It was better for all, in the end. The girls had more comfortable accommodations; they had previously been living in the streets. They also received protection from rougher clients – living together and having their own house, they turned up rather defensive and less likely to get robbed or mistreated. Violet turned out to be a relatively skilled matron – she charged a lot, but rightfully so, and on top of that she actually got the whole bathing thing working so that in the day time, the place actually worked as a bathhouse, while in the night time it was a whole different thing.

And after Moriarty's suggestion to find some more free minded women and men among the employees and then using Polyjuice, glamours and other magical means to fill more specific fantasies for a higher price, the Floral Bathhouse started to attract higher paying clientele.

And of course, Moriarty got a full forty percent of the proceeds.

 

7.

 

Over the months before Harry's first Christmas at Hogwarts, he worked out the details and plans for several businesses. After the Bathhouse had become something of a booming success, he started working out other basic needs for rich wizards and witches who liked to spend their riches. That was when he found that, aside from Quidditch games and broom races and what little betting happened around them, the wizarding world had remarkably little gambling going on.

So, opening a casino was next in line. Unlike the bathhouse, however, it was rather more complicated because this time not only did Moriarty lack the ready work force, but wizards had no notions about what a casino even was, and on top of that, he knew that he would need to work out the details of the establishment with Gringotts, if he wanted to get the thing running properly.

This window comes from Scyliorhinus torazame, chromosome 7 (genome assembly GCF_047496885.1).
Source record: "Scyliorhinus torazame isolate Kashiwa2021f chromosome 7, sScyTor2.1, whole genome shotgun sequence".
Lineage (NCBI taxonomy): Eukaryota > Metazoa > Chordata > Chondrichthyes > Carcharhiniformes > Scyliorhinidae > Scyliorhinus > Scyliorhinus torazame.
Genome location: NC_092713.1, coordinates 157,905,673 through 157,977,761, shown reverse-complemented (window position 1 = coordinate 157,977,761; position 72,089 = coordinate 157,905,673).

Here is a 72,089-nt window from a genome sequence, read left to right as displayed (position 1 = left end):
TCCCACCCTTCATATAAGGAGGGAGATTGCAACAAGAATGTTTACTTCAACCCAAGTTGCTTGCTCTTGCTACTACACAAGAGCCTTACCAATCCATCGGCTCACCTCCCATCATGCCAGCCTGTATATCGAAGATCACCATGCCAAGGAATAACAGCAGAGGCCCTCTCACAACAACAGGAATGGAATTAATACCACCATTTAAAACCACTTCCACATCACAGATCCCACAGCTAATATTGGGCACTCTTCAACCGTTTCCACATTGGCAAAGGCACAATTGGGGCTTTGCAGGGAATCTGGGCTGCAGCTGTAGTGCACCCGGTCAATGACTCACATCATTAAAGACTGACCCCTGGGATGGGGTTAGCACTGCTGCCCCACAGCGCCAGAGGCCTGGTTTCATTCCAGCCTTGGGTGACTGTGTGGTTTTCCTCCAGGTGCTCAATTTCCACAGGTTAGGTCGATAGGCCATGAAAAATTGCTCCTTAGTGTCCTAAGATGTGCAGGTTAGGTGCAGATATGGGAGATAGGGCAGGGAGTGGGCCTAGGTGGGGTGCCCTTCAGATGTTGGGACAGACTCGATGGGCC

Since the establishment of the first so called "Moriarty Business" and its relative success, however, more and more people had been turning to those who were already working for Moriarty, hoping to get their part in the success. While Greyback tried to sort out the people by their talents like commanded, Moriarty commissioned several more two way mirrors and Vanishing Boxes, all built to his liking and decorated with a silver M as was suitable. A pair of them went to Violet at the Floral Bathhouse, of course, while other pairs waited for their new owners.

The third owner of such a mirror and box turned out to be a young muggleborn man named Jack Higgins, after Greyback had brought the man in front of his own mirror, to meet Moriarty. "I wanted to work for Gringotts," the muggleborn, who judging by his apparel had not only fallen on hard times but had been sleeping outside lately, admitted. "My father, a muggle, was a banker and I'm good with numbers so that was what I wanted to do too, but… well, Gringotts bankers are all goblins. And after the Ministry turned me down, no one else would hire me, so…"

Jack, Harry soon surmised while hiding under his mask, his cloak and the voice changing jewel, was a smart man and better with numbers than Violet – light years ahead of Greyback as far as intelligence went. And, on the plus side, he was a muggleborn, and thus more familiar with the more exotic aspects of the muggle world.

"There is a business I am hoping to establish," Harry admitted. "Possibly in Knockturn Alley, or perhaps Diagon Alley if a suitable property can be procured," he would get more clientele there, but the real estate there was damned expensive. "I could use a man who has a way with money."

Jack Higgins wasn't all that familiar with the details of how muggle casinos worked – but with the potential of not only having a job but running a business, he was more than eager to find out. Giving him a small starting sum for the research and a month to complete it, Harry, as Moriarty of course, promised to send him a two-way-mirror to use to keep him abreast of the situation.